I did see what you did there. You wrote that the Jaguars could play the defending Super Bowl champion Philadelphia Eagles twice next season, implying that one game would be the regular-season game in London's Wembley Stadium and the other game would be in the Super Bowl. You're a sly one, you are. Keep up the good work.

Munchie from London, UK

Hi O, Happy offseasons greetings from across the pond. The lowering-of-the-helmet rule has been discussed to death, but mainly with a focus on the defensive side of the ball. Do you see this being an issue at all for running backs/fullbacks looking to run it up the gut? Many current goal-line runs result in the runner lowering his head at the point of contact. If the rule is properly applied this will negate much of what 27 brings to the party do you not think?

If the rule is applied without regard to logic, then yes … power-running backs such as Jaguars running back Leonard Fournette could be limited or unduly penalized. I'm under the assumption that the NFL will have officials will call the rule in a way that will allow players to lower the head without being called for a penalty almost every time. If they don't, running in short-yardage situations indeed could prove almost impossible – and the game will be nearly impossible to officiate. I imagine we'll learn more in the preseason. Stay tuned.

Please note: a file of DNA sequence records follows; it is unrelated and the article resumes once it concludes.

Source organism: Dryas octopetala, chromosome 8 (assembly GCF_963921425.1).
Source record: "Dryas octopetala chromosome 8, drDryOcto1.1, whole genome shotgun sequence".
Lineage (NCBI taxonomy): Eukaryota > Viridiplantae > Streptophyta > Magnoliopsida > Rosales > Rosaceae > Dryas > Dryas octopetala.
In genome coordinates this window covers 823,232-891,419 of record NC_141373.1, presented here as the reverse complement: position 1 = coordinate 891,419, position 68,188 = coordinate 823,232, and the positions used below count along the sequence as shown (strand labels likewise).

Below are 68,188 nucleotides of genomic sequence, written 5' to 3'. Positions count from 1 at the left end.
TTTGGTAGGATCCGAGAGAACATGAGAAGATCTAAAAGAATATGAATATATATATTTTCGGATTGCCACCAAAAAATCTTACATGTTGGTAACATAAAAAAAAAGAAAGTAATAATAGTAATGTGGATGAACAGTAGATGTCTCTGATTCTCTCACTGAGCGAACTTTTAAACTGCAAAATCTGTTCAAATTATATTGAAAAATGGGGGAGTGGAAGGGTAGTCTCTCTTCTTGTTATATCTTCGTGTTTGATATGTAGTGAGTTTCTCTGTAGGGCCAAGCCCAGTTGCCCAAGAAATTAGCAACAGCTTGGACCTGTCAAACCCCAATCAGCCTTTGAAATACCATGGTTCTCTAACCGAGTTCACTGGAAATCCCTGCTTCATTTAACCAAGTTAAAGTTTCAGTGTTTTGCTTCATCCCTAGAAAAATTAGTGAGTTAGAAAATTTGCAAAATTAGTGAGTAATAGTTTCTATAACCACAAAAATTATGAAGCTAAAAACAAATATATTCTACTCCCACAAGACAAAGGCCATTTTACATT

Jedi from Houston, TX

Wassup O? A couple we got killed when teams started running the ball against us, a clear weakness in our defense. What have we done to get better in that area?

I think you're trying to ask what the Jaguars have done to improve their run defense from last season. But the reality is the Jaguars improved dramatically against the run late last season. After allowing 142 or more yards three times in the first six games of the season, they traded for defensive tackle Marcell Dareus at the bye week and never allowed that many again. This is in no way a bad defense against the run.

Brett from Jacksonville


What!? What??!! Brett?!!!! BRETT!!!!!!???

Brett from Jacksonville